No one could have greater regard for the value, and necessary autonomy of creative work, than me, but art doesn’t exist outside of political reality, and an artist, of whatever medium, who disregards how their work is employed, will be themselves complicit in the uses to which their work is put.
Yes, I’m thinking about the musicians in the Philadelphia Orchestra–who go to Israel to bath in the blood of murdered Palestinian children.
This is so terribly troubling for me, because I hold the music they serve, and all of the arts, in such high regard.
Because they have refused to accept their own agency, and allowed the machinery of economic “necessity” to determine what they will, and will not do, they defile the art they are devoted to, and themselves with it.
Better there be no Great Philharmonic. Better they ply their trade busking on the street. Better shut down the monstrous Kimmel Center–temple of money and poisoner of art and artists. The more money it takes the make a work of art, or performance, the greater the pollution.
In this world, the best artists will perform for the people, make their art from trash on the street.
Capitalism defiles everything
Nothing can remain Sacred in this world, until we cleanse it of the disease of Capitalism.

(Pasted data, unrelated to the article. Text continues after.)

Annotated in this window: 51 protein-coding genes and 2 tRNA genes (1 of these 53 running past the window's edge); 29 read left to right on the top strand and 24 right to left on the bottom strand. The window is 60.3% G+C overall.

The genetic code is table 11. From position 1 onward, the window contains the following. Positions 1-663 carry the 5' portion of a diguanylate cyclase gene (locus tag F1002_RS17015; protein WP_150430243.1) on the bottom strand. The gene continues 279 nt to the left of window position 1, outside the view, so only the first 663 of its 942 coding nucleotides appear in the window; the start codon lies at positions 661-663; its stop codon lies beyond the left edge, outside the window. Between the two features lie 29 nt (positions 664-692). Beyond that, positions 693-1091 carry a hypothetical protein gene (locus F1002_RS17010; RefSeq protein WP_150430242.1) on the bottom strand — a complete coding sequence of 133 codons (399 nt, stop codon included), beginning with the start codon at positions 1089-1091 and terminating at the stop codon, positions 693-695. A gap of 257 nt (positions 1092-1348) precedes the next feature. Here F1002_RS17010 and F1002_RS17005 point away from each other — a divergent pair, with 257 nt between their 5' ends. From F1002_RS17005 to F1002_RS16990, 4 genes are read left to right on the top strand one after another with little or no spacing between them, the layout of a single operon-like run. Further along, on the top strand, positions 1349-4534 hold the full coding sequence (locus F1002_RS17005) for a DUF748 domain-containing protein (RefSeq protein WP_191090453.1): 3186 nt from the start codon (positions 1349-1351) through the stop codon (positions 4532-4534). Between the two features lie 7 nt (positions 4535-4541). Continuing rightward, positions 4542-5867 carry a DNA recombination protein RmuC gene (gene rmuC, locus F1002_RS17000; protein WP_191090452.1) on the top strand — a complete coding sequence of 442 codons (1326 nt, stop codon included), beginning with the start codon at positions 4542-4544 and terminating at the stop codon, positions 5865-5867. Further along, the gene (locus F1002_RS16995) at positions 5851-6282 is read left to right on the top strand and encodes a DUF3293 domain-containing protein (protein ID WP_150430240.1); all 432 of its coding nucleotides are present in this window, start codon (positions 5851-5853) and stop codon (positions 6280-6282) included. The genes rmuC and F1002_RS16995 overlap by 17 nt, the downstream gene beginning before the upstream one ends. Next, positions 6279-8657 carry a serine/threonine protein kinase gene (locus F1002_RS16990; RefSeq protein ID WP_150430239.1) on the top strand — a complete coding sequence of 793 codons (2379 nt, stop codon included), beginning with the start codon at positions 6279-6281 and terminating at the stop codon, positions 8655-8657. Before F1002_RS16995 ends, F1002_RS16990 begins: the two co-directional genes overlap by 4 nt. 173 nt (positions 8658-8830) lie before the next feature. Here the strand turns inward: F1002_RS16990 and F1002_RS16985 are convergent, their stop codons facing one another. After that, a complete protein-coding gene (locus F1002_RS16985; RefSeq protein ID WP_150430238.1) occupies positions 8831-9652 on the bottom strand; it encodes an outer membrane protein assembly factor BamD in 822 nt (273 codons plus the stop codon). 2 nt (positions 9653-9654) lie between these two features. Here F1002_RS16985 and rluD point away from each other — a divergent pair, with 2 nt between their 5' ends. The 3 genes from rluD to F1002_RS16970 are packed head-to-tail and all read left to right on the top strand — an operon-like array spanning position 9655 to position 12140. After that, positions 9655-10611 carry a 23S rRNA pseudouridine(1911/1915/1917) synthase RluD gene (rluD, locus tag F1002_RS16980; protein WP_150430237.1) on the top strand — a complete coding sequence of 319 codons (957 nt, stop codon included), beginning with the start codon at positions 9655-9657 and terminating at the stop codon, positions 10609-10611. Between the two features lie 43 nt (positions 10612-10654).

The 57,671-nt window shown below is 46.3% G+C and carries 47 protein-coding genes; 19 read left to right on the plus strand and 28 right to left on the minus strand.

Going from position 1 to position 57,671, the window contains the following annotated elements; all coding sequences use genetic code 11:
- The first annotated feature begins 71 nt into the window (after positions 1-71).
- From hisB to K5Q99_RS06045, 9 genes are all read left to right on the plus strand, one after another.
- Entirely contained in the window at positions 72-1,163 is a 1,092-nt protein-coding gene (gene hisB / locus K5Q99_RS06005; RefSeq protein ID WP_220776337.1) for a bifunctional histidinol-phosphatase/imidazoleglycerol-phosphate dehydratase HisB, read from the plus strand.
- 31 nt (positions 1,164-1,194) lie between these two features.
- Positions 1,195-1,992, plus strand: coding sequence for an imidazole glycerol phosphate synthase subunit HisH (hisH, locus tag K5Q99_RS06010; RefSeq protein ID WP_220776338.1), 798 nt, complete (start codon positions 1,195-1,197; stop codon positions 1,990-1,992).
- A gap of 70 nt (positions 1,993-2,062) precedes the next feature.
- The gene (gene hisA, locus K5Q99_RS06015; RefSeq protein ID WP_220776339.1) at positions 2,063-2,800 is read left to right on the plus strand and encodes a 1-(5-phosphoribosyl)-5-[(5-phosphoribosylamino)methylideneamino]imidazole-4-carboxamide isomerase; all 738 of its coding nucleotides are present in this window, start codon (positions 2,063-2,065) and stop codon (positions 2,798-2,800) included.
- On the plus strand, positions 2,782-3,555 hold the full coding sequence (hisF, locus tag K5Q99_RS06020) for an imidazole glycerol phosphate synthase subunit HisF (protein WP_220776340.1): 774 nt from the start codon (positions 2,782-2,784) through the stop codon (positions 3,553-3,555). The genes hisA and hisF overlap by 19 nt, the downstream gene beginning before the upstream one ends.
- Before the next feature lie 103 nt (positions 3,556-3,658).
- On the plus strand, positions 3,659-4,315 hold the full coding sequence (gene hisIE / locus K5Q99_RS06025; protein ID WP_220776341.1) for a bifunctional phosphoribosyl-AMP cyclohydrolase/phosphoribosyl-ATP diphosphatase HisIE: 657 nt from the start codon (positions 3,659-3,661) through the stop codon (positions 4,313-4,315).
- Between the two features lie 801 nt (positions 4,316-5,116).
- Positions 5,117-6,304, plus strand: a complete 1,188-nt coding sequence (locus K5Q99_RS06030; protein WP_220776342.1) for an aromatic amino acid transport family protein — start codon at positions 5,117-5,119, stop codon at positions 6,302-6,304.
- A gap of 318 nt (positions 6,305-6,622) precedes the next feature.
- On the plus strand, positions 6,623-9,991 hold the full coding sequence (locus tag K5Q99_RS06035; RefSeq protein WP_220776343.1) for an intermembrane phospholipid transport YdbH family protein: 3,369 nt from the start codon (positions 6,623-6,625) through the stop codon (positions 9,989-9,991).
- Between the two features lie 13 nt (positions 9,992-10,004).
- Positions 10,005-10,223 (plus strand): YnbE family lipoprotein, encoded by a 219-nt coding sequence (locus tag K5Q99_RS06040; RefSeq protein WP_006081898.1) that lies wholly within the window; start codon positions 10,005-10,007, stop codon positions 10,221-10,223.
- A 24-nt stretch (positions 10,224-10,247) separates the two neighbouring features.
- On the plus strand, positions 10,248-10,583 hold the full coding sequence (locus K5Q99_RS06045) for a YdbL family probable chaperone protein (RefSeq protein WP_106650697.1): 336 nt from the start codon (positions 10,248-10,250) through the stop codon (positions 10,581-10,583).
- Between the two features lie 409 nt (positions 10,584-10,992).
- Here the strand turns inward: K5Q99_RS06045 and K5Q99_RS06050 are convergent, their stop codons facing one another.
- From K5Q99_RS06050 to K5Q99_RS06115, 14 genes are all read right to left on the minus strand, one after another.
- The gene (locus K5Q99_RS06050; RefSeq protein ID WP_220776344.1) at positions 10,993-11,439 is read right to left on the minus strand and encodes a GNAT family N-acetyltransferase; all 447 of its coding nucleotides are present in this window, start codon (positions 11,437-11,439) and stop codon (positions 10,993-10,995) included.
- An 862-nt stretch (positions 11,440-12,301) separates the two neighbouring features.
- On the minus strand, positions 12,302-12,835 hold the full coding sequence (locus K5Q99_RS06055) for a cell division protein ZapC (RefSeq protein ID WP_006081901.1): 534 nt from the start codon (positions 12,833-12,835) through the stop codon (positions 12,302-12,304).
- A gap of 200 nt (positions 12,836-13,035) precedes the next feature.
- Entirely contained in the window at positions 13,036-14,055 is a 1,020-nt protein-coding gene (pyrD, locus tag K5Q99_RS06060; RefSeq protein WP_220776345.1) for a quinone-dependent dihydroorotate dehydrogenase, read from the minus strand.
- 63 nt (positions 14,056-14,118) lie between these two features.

Why is it so hard to find committed, radical/anarchist artists–committed, both to making art, AND to working together to find ways to make art outside the capitalist, gatekeeper, gallery to investor system? Cause no one can do this alone.
One of the factors in what makes me so discouraged, and depressed in my efforts to make art.
It can’t be just talk. It has to be action–discovering, creating through action. It has to begin with saying: we can’t do this anymore! We can’t work within the system anymore! Enough!
And then–looking at what we CAN do–and doing it!
Though the material and social problems involved are unique to each medium and form–this is something that should be addressed by artists of all kinds–dancers, theater people, poets, musicians –together, as a collectivist work.
11″x 15″ watercolor, pen & ink. On Fabriano 140lb coldpress. Yellow-orange, blue-violet, yellow-greet triad.